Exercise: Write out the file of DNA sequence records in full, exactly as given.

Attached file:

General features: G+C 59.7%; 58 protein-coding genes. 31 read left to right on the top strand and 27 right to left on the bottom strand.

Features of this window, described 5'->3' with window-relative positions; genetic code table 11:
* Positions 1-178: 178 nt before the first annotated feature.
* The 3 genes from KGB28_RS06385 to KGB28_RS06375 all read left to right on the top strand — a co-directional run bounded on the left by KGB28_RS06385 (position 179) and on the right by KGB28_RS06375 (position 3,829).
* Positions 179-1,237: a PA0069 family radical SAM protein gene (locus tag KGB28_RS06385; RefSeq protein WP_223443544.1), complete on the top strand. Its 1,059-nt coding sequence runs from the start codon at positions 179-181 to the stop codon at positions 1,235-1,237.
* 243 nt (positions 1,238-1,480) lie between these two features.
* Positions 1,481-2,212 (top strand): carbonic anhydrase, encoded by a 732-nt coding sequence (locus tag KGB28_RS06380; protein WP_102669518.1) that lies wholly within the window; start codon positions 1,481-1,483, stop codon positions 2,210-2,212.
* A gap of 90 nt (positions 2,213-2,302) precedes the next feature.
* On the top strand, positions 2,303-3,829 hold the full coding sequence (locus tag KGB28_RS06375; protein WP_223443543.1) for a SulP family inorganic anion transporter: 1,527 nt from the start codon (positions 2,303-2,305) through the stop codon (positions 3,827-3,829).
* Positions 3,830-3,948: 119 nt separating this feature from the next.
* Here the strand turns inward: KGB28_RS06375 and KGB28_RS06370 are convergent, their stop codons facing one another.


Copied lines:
General features: G+C 59.7%; 58 protein-coding genes. 31 read left to right on the top strand and 27 right to left on the bottom strand.

Features of this window, described 5'->3' with window-relative positions; genetic code table 11:
* Positions 1-178: 178 nt before the first annotated feature.
* The 3 genes from KGB28_RS06385 to KGB28_RS06375 all read left to right on the top strand — a co-directional run bounded on the left by KGB28_RS06385 (position 179) and on the right by KGB28_RS06375 (position 3,829).
* Positions 179-1,237: a PA0069 family radical SAM protein gene (locus tag KGB28_RS06385; RefSeq protein WP_223443544.1), complete on the top strand. Its 1,059-nt coding sequence runs from the start codon at positions 179-181 to the stop codon at positions 1,235-1,237.
* 243 nt (positions 1,238-1,480) lie between these two features.
* Positions 1,481-2,212 (top strand): carbonic anhydrase, encoded by a 732-nt coding sequence (locus tag KGB28_RS06380; protein WP_102669518.1) that lies wholly within the window; start codon positions 1,481-1,483, stop codon positions 2,210-2,212.
* A gap of 90 nt (positions 2,213-2,302) precedes the next feature.
* On the top strand, positions 2,303-3,829 hold the full coding sequence (locus tag KGB28_RS06375; protein WP_223443543.1) for a SulP family inorganic anion transporter: 1,527 nt from the start codon (positions 2,303-2,305) through the stop codon (positions 3,827-3,829).
* Positions 3,830-3,948: 119 nt separating this feature from the next.
* Here the strand turns inward: KGB28_RS06375 and KGB28_RS06370 are convergent, their stop codons facing one another.